The Market Holiday Calendar Trade – Part One

Volatility has been sinking and has dropped nearly 25% in the past month. 

In a bull market, it’s not surprising to see a falling VIX, but in a bear market, a VIX below 22 can signal the top of the most recent bounce. Look at the last few times this year when the VIX flirted with 22 or less and look at what happened in the SPY chart.

Historically the week of Thanksgiving has been bullish, with an average gain of 0.5% with a 68% win rate. But we had Fed representatives mention that another 75 basis point increase is not off the table and Mary Daly from the Federal Reserve Bank of San Francisco said the U.S. central bank may need to lift the key rate above 5% if inflation doesn’t ease.

If that wasn’t bad enough, the U.S. dollar gained against other currencies, and the crypto market is still reeling from the recent FTX collapse.

All of this is potentially putting a damper on the recent market rally and leaving us with choppy trading this week.

So while the market digests the news and also figures out if Bob Iger’s return as Disney’s CEO will help stop the freefall of the stock, we’re going to look at a holiday trading strategy I like to use any time the market takes a day off. This works well when the market can’t make up its mind.

Let’s start by looking at the foundations of a calendar spread. This options strategy is established by entering a long and a short position on the same asset but with different delivery dates.

The spread involves selling a short-dated option while buying a long-dated option. For example, you’d sell the December contract while buying the January contract for protection against an unlimited theoretical loss. Don’t worry – I’ll give you an example.

The calendar spread is most profitable when the underlying asset does not make a significant move in either direction.

A calendar spread can be done using either calls or puts, but the trade must involve the same type for the anchor leg and the offset let. No mixing calls and puts here.

Ok, let’s break down the components.

Start by selling a call or a put. For this example, we’ll use calls and we’ll look at the ticker, SPX. If you sell an at-the-money call (the option strike price that is closest to the current stock price), you have a risk graph that looks like this. As a seller of a call, you’re obligated to buy shares at the price you sell, therefore if the stock goes up to infinity, you have an unlimited loss.

Ok, now let’s look at the second part of the trade. Buying at an at-the-money call has a risk graph that looks like this.

As the stock price rises, your position has a theoretically unlimited profit potential.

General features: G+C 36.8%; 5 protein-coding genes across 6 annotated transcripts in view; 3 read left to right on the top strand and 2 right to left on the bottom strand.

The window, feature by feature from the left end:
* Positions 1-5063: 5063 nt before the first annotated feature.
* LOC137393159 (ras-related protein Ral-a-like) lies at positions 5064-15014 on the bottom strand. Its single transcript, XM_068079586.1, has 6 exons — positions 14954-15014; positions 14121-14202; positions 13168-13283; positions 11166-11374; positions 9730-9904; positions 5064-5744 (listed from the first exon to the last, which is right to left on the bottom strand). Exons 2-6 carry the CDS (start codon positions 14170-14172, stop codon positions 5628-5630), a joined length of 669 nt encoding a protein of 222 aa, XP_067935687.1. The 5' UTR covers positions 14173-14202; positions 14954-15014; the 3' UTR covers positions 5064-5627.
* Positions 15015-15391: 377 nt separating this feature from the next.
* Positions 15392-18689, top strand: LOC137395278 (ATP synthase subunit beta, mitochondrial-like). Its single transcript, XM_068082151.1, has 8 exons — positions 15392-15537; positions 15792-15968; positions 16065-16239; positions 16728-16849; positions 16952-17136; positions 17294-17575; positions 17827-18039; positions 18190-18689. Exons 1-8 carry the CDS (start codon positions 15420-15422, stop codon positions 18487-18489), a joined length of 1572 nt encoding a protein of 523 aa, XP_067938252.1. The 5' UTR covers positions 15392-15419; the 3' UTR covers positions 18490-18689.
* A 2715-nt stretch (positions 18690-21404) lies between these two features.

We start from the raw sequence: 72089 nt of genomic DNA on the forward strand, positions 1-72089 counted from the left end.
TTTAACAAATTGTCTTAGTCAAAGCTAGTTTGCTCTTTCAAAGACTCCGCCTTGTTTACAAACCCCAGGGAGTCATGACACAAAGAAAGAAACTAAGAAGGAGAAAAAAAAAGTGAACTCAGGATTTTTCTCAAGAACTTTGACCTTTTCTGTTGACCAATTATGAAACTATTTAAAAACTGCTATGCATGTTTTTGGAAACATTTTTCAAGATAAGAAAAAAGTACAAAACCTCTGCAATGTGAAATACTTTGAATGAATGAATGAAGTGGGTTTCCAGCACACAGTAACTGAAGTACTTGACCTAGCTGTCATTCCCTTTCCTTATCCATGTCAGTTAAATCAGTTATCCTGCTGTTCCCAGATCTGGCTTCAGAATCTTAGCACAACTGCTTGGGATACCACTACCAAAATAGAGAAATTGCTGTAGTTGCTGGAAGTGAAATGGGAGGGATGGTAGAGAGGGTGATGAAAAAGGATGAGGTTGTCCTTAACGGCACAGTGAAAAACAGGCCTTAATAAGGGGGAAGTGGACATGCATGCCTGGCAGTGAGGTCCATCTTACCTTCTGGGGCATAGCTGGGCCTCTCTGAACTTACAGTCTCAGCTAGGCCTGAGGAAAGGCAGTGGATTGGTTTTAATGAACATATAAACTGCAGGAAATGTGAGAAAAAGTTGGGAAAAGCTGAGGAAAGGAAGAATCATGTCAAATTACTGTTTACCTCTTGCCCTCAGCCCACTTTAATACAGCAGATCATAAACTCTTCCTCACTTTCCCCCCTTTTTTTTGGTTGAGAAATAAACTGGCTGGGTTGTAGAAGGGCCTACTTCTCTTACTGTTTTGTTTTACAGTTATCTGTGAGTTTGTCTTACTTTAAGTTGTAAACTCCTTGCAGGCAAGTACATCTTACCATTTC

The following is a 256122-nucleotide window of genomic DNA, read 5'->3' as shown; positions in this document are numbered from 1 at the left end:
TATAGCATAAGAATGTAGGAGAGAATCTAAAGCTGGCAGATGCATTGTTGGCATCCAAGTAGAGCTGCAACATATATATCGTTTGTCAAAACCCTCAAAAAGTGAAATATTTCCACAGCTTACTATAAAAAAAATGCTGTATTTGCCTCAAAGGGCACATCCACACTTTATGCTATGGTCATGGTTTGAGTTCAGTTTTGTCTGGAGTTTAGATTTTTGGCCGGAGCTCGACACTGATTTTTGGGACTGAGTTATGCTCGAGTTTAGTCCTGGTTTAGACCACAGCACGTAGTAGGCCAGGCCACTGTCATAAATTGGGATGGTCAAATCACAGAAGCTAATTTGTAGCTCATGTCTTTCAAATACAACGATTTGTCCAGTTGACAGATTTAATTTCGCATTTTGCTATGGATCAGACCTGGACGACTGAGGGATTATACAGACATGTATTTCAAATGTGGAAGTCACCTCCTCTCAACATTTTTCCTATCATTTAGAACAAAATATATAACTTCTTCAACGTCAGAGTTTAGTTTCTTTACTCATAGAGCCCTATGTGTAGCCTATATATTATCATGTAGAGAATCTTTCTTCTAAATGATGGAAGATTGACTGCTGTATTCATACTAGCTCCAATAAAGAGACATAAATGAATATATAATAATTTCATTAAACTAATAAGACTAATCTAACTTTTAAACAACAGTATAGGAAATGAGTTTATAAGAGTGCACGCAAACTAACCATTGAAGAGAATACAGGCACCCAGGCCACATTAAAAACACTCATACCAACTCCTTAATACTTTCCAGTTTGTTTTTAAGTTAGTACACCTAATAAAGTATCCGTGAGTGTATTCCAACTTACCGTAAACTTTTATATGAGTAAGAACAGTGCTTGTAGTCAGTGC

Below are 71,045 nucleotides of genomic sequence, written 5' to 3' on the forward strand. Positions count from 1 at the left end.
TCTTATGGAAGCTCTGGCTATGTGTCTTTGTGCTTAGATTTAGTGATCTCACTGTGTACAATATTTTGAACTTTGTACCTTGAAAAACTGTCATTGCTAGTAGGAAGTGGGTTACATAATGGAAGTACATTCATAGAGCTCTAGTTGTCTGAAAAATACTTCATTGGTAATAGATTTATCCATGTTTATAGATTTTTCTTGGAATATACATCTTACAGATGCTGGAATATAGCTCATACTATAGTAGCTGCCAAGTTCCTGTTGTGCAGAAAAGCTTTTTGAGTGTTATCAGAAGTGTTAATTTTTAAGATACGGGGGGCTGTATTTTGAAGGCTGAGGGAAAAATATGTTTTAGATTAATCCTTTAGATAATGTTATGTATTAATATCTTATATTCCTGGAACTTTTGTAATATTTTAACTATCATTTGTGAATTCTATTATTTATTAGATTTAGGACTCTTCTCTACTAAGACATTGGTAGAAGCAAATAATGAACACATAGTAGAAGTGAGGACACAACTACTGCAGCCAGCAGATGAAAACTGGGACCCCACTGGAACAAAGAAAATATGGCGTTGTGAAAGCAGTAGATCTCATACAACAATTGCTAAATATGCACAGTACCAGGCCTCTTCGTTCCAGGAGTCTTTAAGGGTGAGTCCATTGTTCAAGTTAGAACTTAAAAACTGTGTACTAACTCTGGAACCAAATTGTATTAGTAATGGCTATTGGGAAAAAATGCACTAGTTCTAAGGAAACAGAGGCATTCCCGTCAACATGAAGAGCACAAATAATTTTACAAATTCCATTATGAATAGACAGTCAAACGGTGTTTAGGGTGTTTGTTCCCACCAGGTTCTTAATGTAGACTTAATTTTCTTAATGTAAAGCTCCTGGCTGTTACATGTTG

Remember, a calendar spread involves selling and buying the same strike price but in different months. So when you merge the two risk graphs together, you get something that looks like this. The max profit of the trade occurs if the underlying asset stays at the strike price that you bought and sold – in our case, the SPX at-the-money strike price.

With SPX currently trading at 3950, let’s see what would happen if we sold the December 16th 3950 call and simultaneously bought the January 20th 3950 call.

The sold strike would bring in 89.90 per contract. The purchased call would cost 148.70. The difference is a net debit of 59, or $5900 per calendar spread to place this trade.

Your break-even occurs at 3841 and 4083, meaning as long as SPX stays between those levels by December’s expiration, the trade will be profitable. If SPX finishes at 3950 by the December expiration, the trade has a max profit potential of about $4900.

In other words, this trade will be profitable as long as the stock finishes within the yellow box by December 16th. However, unlike an iron condor, the amount of profit on this trade will depend on where the underlying price closes relative to the option strike price you sold. The further you are away from the sold strike will yield less profit within the yellow box.

Remember, this is just an example of a calendar spread. I’m not using this as an example, but if you come back tomorrow, I’ll have a calendar spread trade that I like to place before holiday breaks in the markets.

See you tomorrow for part two of the Holiday Trade. To be continued…

If you have any questions, comments, or anything we can help with, reach us at any time.
Email: [email protected]
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Jeff Wood

Editor, Filthy Rich Dirt Poor
Coach, Options Testing Lab

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